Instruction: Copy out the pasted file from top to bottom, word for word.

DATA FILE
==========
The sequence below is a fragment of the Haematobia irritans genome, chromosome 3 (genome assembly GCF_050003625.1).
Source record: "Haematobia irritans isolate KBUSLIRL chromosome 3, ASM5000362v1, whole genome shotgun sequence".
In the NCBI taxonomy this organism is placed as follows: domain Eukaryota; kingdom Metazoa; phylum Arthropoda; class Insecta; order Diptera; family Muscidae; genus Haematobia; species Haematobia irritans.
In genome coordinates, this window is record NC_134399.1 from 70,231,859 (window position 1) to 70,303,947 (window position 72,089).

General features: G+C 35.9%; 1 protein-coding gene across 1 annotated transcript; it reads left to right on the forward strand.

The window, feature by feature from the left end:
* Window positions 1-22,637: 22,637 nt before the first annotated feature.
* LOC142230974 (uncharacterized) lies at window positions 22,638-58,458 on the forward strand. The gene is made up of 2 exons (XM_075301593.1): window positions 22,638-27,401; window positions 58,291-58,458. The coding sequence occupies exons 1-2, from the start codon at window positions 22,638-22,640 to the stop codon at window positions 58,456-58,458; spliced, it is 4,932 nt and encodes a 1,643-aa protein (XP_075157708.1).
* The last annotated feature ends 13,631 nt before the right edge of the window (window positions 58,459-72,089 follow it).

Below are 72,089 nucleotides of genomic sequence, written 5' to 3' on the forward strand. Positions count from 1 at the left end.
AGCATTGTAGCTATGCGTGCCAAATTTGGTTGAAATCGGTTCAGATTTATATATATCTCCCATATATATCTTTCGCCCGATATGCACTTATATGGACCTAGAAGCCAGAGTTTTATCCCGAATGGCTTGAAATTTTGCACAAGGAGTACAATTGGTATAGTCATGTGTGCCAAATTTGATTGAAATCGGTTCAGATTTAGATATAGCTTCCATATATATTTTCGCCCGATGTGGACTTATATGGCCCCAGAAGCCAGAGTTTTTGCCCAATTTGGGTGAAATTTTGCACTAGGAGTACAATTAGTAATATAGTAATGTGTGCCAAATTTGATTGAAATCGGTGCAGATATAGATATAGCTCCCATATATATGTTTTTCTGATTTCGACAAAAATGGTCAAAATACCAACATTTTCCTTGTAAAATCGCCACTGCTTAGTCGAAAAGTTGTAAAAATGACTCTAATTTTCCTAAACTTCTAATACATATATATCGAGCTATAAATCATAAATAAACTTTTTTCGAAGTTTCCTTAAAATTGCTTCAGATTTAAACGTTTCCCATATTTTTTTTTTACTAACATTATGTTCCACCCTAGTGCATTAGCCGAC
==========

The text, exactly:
The sequence below is a fragment of the Haematobia irritans genome, chromosome 3 (genome assembly GCF_050003625.1).
Source record: "Haematobia irritans isolate KBUSLIRL chromosome 3, ASM5000362v1, whole genome shotgun sequence".
In the NCBI taxonomy this organism is placed as follows: domain Eukaryota; kingdom Metazoa; phylum Arthropoda; class Insecta; order Diptera; family Muscidae; genus Haematobia; species Haematobia irritans.
In genome coordinates, this window is record NC_134399.1 from 70,231,859 (window position 1) to 70,303,947 (window position 72,089).

General features: G+C 35.9%; 1 protein-coding gene across 1 annotated transcript; it reads left to right on the forward strand.

The window, feature by feature from the left end:
* Window positions 1-22,637: 22,637 nt before the first annotated feature.
* LOC142230974 (uncharacterized) lies at window positions 22,638-58,458 on the forward strand. The gene is made up of 2 exons (XM_075301593.1): window positions 22,638-27,401; window positions 58,291-58,458. The coding sequence occupies exons 1-2, from the start codon at window positions 22,638-22,640 to the stop codon at window positions 58,456-58,458; spliced, it is 4,932 nt and encodes a 1,643-aa protein (XP_075157708.1).
* The last annotated feature ends 13,631 nt before the right edge of the window (window positions 58,459-72,089 follow it).

Below are 72,089 nucleotides of genomic sequence, written 5' to 3' on the forward strand. Positions count from 1 at the left end.
AGCATTGTAGCTATGCGTGCCAAATTTGGTTGAAATCGGTTCAGATTTATATATATCTCCCATATATATCTTTCGCCCGATATGCACTTATATGGACCTAGAAGCCAGAGTTTTATCCCGAATGGCTTGAAATTTTGCACAAGGAGTACAATTGGTATAGTCATGTGTGCCAAATTTGATTGAAATCGGTTCAGATTTAGATATAGCTTCCATATATATTTTCGCCCGATGTGGACTTATATGGCCCCAGAAGCCAGAGTTTTTGCCCAATTTGGGTGAAATTTTGCACTAGGAGTACAATTAGTAATATAGTAATGTGTGCCAAATTTGATTGAAATCGGTGCAGATATAGATATAGCTCCCATATATATGTTTTTCTGATTTCGACAAAAATGGTCAAAATACCAACATTTTCCTTGTAAAATCGCCACTGCTTAGTCGAAAAGTTGTAAAAATGACTCTAATTTTCCTAAACTTCTAATACATATATATCGAGCTATAAATCATAAATAAACTTTTTTCGAAGTTTCCTTAAAATTGCTTCAGATTTAAACGTTTCCCATATTTTTTTTTTACTAACATTATGTTCCACCCTAGTGCATTAGCCGAC